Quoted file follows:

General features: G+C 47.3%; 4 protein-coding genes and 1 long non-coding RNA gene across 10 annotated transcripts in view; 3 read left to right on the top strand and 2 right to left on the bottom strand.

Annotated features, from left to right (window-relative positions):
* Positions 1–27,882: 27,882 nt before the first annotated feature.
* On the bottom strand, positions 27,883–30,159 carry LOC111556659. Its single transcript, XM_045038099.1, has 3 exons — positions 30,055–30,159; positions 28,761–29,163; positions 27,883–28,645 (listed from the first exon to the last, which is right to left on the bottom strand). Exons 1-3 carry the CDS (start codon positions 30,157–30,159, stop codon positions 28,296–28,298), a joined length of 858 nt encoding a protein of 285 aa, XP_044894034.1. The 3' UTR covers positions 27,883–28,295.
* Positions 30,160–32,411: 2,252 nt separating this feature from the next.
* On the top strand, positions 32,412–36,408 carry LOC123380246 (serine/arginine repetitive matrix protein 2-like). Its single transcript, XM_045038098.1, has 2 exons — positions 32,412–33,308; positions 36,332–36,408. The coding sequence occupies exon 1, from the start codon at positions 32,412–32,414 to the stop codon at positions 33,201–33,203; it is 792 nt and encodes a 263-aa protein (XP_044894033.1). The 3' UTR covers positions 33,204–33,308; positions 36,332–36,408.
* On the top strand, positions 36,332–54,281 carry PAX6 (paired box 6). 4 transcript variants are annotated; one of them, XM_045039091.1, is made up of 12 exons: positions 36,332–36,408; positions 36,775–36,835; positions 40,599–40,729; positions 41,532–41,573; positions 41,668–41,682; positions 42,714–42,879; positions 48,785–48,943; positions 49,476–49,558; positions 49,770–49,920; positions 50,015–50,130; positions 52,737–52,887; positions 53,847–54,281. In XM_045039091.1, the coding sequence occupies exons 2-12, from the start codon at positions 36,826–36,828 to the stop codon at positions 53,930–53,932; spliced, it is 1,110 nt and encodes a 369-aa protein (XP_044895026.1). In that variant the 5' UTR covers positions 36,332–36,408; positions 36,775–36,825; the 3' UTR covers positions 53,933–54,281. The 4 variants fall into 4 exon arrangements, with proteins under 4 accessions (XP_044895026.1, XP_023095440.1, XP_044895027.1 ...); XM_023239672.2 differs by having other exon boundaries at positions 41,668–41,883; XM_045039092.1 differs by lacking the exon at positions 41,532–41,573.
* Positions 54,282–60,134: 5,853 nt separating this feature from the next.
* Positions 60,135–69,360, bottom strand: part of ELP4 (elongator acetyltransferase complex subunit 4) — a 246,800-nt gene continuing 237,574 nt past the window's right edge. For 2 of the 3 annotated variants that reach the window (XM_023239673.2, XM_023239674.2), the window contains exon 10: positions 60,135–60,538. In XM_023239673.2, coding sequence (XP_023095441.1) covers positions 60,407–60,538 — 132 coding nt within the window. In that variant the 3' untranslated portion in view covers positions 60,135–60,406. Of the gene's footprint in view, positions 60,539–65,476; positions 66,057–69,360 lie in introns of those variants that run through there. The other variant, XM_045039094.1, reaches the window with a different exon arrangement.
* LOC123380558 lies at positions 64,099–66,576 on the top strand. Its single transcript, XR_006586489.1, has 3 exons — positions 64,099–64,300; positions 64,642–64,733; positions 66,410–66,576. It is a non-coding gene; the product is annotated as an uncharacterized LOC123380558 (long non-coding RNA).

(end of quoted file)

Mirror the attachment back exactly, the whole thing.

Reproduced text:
General features: G+C 47.3%; 4 protein-coding genes and 1 long non-coding RNA gene across 10 annotated transcripts in view; 3 read left to right on the top strand and 2 right to left on the bottom strand.

Annotated features, from left to right (window-relative positions):
* Positions 1–27,882: 27,882 nt before the first annotated feature.
* On the bottom strand, positions 27,883–30,159 carry LOC111556659. Its single transcript, XM_045038099.1, has 3 exons — positions 30,055–30,159; positions 28,761–29,163; positions 27,883–28,645 (listed from the first exon to the last, which is right to left on the bottom strand). Exons 1-3 carry the CDS (start codon positions 30,157–30,159, stop codon positions 28,296–28,298), a joined length of 858 nt encoding a protein of 285 aa, XP_044894034.1. The 3' UTR covers positions 27,883–28,295.
* Positions 30,160–32,411: 2,252 nt separating this feature from the next.
* On the top strand, positions 32,412–36,408 carry LOC123380246 (serine/arginine repetitive matrix protein 2-like). Its single transcript, XM_045038098.1, has 2 exons — positions 32,412–33,308; positions 36,332–36,408. The coding sequence occupies exon 1, from the start codon at positions 32,412–32,414 to the stop codon at positions 33,201–33,203; it is 792 nt and encodes a 263-aa protein (XP_044894033.1). The 3' UTR covers positions 33,204–33,308; positions 36,332–36,408.
* On the top strand, positions 36,332–54,281 carry PAX6 (paired box 6). 4 transcript variants are annotated; one of them, XM_045039091.1, is made up of 12 exons: positions 36,332–36,408; positions 36,775–36,835; positions 40,599–40,729; positions 41,532–41,573; positions 41,668–41,682; positions 42,714–42,879; positions 48,785–48,943; positions 49,476–49,558; positions 49,770–49,920; positions 50,015–50,130; positions 52,737–52,887; positions 53,847–54,281. In XM_045039091.1, the coding sequence occupies exons 2-12, from the start codon at positions 36,826–36,828 to the stop codon at positions 53,930–53,932; spliced, it is 1,110 nt and encodes a 369-aa protein (XP_044895026.1). In that variant the 5' UTR covers positions 36,332–36,408; positions 36,775–36,825; the 3' UTR covers positions 53,933–54,281. The 4 variants fall into 4 exon arrangements, with proteins under 4 accessions (XP_044895026.1, XP_023095440.1, XP_044895027.1 ...); XM_023239672.2 differs by having other exon boundaries at positions 41,668–41,883; XM_045039092.1 differs by lacking the exon at positions 41,532–41,573.
* Positions 54,282–60,134: 5,853 nt separating this feature from the next.
* Positions 60,135–69,360, bottom strand: part of ELP4 (elongator acetyltransferase complex subunit 4) — a 246,800-nt gene continuing 237,574 nt past the window's right edge. For 2 of the 3 annotated variants that reach the window (XM_023239673.2, XM_023239674.2), the window contains exon 10: positions 60,135–60,538. In XM_023239673.2, coding sequence (XP_023095441.1) covers positions 60,407–60,538 — 132 coding nt within the window. In that variant the 3' untranslated portion in view covers positions 60,135–60,406. Of the gene's footprint in view, positions 60,539–65,476; positions 66,057–69,360 lie in introns of those variants that run through there. The other variant, XM_045039094.1, reaches the window with a different exon arrangement.
* LOC123380558 lies at positions 64,099–66,576 on the top strand. Its single transcript, XR_006586489.1, has 3 exons — positions 64,099–64,300; positions 64,642–64,733; positions 66,410–66,576. It is a non-coding gene; the product is annotated as an uncharacterized LOC123380558 (long non-coding RNA).